Eric Metaxas, who, along with his wife Susanne, was honored as a Human Life Foundation Great Defender of Life (2013), has a new book out, Miracles: What They Are, Why They Happen, and How They Can Change Your life.
Metaxas is the author of the NY Times best-selling Bonhoeffer: Pastor, Martyr, Prophet, Spy and Amazing Grace: William Wilberforce and the Heroic Campaign to End Slavery, and the founder and host of the popular discussion series, Socrates in the City. He is also, as those who have heard him speak know, terrifically funny, hip, and able to reach across religious divides with his great appeal. Some seeing the bright yellow cover of this book might think it is sort of a light, “feel-good” book about miracles. Not so. While Miracles is a wonderfully engaging read, and sometimes fun, it is also challenging, disturbing, and fundamental: One cannot get much deeper than its subject matter, which really is the nature of God, the universe, and the faith claims of Christianity.
As Metaxas explains in his introduction, Miracles is sort of two books in one. Part one is an exploration of what miracles are, a critical examination, as in “can a rational person believe in miracles?” It goes on to examine the relationship between miracles and science. There is fascinating evidence here about the things we accept from science, as being in the “natural” order of things; at closer look, the natural order of things is itself … miraculous. Like the “Big Bang”: scientists point to the Big Bang as the creation of the universe out of nothing, yet have no explanation for how this explosion, as Metaxas writes, the “primal ka-boom,” was “so extremely and precisely controlled that we cannot really fathom it. Nothing human beings have ever been able to do can begin to approach the precision of it.”
Metaxas then goes on to examine the famous miracles in the Bible and look at them, again, critically and with historical evidence. He discounts, with historical and scriptural evidence, and with logic, such “nice story” re-writes by “biblical scholars” as the miracle of the loaves and fishes not being really that kind of miracle; it was a miracle because everyone decided to share the food they brought. If this were true, Metaxas writes, echoing the great apologists he so admires, C.S. Lewis, G.K. Chesterton (and St. Paul!), then there is no reason to believe in the Resurrection, and without that, “Christian faith is useless.” And he goes on to examine the Resurrection through the same lens of reason and evidence, answering the “explanations” given by skeptics (such as that Jesus’ body was stolen.)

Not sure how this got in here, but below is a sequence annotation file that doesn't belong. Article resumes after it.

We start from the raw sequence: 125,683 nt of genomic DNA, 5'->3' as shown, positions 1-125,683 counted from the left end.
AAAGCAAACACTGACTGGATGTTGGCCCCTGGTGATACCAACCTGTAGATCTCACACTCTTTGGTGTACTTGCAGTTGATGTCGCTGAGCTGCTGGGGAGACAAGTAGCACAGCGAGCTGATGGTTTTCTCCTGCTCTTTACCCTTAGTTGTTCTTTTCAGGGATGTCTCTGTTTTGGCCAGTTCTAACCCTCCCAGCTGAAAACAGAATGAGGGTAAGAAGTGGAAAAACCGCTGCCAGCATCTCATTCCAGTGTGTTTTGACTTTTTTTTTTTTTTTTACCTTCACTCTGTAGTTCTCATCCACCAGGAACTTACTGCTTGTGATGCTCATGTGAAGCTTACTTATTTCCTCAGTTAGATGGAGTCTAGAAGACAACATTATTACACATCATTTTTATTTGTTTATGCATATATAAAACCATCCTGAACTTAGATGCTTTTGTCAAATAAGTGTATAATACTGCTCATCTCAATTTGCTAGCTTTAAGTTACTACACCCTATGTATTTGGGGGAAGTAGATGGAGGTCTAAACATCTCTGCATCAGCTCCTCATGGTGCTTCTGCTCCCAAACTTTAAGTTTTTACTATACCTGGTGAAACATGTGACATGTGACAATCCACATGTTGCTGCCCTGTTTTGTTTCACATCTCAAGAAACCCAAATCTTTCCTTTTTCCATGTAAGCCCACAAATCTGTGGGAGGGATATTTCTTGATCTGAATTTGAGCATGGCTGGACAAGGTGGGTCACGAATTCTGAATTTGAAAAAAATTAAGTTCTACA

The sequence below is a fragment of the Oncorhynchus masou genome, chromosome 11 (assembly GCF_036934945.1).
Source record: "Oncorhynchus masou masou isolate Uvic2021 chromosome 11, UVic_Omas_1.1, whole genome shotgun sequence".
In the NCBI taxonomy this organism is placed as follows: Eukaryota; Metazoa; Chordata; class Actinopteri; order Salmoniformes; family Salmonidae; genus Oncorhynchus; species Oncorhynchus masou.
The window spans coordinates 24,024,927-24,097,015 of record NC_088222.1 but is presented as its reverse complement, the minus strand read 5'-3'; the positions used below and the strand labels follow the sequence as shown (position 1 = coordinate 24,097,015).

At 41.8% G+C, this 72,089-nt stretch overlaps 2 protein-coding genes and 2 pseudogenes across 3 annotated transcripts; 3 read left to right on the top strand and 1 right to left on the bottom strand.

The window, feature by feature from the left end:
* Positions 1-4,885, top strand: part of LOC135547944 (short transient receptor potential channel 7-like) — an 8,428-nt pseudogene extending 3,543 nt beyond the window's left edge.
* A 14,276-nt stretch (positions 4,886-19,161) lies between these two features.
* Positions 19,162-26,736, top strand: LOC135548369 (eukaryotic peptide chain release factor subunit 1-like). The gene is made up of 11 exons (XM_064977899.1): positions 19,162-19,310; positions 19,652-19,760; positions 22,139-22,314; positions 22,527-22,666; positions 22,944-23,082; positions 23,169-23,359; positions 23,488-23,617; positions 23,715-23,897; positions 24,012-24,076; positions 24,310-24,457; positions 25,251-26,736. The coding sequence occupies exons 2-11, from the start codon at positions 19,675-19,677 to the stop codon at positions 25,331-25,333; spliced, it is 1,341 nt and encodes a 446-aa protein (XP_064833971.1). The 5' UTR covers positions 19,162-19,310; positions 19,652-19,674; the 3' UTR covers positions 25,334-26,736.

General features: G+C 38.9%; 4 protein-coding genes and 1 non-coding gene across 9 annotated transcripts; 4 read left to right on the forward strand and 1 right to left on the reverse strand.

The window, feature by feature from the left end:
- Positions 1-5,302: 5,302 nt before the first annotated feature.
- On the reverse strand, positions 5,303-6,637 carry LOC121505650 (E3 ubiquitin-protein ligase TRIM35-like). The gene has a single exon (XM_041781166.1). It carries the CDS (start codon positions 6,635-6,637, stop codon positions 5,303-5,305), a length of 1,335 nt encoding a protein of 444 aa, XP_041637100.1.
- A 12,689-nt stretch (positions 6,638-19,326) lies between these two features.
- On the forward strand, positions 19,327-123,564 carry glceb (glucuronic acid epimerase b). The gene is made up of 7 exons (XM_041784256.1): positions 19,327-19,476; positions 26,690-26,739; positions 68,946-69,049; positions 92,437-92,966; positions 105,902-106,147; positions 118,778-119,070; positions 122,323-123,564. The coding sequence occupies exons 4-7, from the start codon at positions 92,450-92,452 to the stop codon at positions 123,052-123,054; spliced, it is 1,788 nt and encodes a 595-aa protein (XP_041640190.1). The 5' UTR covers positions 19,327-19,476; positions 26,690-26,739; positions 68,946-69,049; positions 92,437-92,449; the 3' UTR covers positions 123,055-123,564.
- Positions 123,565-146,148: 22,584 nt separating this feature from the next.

The second part of the book contains accounts of miracles experienced by people Metaxas knows personally. As he explains, this adds a level of “trustworthiness” to their accounts, and also “underscores how tremendously prevalent such stories are.” There are stories of religious conversions, including Eric’s own, healings—one particularly moving story about a woman’s experience with healing from an abortion—and angel sightings. Of course we don’t have to believe them, but as Metaxas points out, “history comprises the subjective accounts of human beings; and from these subjective accounts we arrive at ‘objective’ truth—which is itself somehow and to some extent subjective.” Think about eyewitnesses, he says, at a criminal trial. The jury must hear the evidence and then decide the case.
This may well be a great way to sum up this book as a whole: Metaxas has given us the testimony of the nature of the universe, scripture, and then personal accounts from his contemporaries—and it is up to the reader to decide if the case has been made for the miraculous.
And why miracles? What makes a miracle is that “God performed it specifically to make himself known, to communicate with human beings. . . . People have their faith strengthened and deepened by miracles, and many people actually come to faith through miracles.”
Miracles is a book for believers and non-believers—anyone who thinks it is important to grapple with the big questions. In a live interview with Dick Cavett (for Socrates in the City on October 28) Metaxas said that he hopes the book will get people talking, and help bridge the gap in our culture between those who believe science is it–the be-all and end-all–and that religious belief is irrational, and those on the opposite side who hold to what Eric calls “dead religion,” having a rigidity about their beliefs that doesn’t allow them to struggle with doubt and mystery. Neither position, he said, leaves its adherents open to wonder. Wonder is key: “We must think about these things. We must wonder about them and about our lives and about life in general. It is healthy to wonder. We have a deep need for wondering.”
And I would end by saying we have a great need for books like Miracles.